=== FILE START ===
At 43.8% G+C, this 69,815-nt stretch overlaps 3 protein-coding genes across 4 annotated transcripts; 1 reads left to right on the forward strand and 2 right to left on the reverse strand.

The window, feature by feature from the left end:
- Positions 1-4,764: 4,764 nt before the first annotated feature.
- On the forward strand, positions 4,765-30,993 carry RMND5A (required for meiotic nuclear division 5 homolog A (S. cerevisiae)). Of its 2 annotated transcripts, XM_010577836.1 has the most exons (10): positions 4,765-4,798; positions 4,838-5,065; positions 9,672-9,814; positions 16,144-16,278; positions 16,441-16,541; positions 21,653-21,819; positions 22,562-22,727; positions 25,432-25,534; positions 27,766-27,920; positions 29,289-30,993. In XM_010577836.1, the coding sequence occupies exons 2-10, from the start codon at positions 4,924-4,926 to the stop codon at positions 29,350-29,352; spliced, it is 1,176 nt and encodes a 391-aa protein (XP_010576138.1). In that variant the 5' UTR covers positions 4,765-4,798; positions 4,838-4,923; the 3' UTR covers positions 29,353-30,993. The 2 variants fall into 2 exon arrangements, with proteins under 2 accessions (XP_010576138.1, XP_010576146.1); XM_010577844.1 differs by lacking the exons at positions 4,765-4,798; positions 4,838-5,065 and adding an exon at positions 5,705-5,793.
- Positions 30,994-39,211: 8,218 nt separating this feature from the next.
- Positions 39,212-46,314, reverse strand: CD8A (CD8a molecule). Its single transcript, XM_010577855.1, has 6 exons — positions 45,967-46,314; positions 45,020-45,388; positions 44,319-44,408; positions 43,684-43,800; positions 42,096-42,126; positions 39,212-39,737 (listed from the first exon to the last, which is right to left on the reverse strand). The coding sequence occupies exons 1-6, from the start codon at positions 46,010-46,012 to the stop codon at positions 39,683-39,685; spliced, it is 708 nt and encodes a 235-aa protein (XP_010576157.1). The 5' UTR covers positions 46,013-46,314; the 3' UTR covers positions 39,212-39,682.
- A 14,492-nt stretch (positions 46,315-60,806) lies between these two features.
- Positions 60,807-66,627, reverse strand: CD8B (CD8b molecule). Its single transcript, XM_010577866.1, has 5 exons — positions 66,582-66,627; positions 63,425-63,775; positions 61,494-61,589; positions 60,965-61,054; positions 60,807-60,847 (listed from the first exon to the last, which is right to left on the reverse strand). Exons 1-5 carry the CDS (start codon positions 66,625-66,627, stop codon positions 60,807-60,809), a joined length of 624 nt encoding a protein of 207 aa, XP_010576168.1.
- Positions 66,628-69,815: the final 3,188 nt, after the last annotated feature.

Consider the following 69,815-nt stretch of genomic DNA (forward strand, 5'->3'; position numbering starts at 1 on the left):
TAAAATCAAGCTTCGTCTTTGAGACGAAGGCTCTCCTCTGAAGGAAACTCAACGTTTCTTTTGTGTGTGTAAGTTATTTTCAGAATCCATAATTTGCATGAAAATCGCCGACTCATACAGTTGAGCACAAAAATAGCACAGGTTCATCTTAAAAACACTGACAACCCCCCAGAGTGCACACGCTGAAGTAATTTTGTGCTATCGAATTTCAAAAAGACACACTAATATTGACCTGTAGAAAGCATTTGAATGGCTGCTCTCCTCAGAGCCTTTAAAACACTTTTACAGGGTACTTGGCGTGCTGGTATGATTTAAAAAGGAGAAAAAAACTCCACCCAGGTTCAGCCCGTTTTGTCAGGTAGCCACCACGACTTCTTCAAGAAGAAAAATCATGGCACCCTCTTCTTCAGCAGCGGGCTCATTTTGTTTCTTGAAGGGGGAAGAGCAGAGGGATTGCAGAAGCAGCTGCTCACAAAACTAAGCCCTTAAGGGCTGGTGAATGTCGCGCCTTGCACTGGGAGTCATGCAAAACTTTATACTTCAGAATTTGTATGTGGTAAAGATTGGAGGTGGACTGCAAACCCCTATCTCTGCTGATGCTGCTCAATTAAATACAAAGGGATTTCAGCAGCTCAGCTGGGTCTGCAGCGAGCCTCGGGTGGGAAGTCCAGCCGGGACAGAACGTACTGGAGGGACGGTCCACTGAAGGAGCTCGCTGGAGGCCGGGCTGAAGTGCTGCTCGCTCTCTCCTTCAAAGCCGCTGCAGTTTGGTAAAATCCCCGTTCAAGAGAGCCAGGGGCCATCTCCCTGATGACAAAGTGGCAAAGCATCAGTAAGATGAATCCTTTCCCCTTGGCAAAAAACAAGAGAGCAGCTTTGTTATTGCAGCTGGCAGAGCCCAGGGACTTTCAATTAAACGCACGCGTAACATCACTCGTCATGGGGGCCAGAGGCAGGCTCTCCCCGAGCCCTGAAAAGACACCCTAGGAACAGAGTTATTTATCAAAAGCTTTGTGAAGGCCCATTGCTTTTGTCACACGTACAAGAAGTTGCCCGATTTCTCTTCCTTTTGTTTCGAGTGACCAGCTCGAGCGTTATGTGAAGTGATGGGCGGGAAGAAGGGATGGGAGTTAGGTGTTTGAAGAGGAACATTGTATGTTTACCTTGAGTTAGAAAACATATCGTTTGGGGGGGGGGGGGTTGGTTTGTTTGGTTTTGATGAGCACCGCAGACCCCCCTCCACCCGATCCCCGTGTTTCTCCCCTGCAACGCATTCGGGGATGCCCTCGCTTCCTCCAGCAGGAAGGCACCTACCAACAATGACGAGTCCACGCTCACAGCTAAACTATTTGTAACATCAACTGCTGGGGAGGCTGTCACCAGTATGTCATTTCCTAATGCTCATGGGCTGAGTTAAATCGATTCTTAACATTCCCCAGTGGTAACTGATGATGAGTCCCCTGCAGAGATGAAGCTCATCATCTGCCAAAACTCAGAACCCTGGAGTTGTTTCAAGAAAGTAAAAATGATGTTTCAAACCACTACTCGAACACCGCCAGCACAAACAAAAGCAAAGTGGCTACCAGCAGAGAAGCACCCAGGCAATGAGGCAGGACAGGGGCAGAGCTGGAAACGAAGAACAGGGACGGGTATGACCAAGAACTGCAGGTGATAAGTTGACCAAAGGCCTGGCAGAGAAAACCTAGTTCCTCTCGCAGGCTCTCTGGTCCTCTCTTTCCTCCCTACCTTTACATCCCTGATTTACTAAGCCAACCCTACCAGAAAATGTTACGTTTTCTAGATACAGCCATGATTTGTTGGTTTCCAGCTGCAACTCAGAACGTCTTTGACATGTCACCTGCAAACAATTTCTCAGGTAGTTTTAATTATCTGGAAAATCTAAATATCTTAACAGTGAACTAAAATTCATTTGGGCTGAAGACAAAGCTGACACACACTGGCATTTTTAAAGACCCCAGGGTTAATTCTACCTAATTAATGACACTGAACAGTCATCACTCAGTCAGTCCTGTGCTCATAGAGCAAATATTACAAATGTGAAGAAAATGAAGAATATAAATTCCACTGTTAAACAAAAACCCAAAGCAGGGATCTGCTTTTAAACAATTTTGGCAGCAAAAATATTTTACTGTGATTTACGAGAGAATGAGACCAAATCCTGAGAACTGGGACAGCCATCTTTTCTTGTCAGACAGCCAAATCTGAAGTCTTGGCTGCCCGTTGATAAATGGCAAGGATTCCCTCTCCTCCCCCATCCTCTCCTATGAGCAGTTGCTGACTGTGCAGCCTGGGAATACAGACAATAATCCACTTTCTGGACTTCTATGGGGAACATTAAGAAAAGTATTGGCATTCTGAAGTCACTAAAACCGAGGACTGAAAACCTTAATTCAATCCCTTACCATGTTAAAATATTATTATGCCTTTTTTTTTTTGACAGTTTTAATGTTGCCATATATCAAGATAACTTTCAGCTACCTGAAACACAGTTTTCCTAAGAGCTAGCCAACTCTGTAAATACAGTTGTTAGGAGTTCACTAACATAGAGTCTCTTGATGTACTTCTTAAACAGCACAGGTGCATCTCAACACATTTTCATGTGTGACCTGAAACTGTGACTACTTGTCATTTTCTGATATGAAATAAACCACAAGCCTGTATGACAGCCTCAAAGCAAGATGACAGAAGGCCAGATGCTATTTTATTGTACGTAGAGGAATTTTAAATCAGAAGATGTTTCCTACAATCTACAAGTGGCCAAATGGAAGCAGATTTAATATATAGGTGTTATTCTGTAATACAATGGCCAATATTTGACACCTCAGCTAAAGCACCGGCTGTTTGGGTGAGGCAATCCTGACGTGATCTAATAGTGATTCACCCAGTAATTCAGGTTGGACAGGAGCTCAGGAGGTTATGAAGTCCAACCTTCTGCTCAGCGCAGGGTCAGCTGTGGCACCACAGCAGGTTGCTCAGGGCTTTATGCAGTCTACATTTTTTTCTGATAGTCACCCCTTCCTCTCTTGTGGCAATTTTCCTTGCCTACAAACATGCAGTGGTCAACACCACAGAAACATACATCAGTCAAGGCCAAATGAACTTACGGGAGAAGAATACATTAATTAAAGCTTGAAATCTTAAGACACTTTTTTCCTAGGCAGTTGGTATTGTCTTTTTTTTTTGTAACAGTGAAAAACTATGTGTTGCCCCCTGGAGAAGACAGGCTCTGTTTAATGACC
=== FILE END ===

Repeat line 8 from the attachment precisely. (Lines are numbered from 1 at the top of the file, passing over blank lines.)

- Positions 60,807-66,627, reverse strand: CD8B (CD8b molecule). Its single transcript, XM_010577866.1, has 5 exons — positions 66,582-66,627; positions 63,425-63,775; positions 61,494-61,589; positions 60,965-61,054; positions 60,807-60,847 (listed from the first exon to the last, which is right to left on the reverse strand). Exons 1-5 carry the CDS (start codon positions 66,625-66,627, stop codon positions 60,807-60,809), a joined length of 624 nt encoding a protein of 207 aa, XP_010576168.1.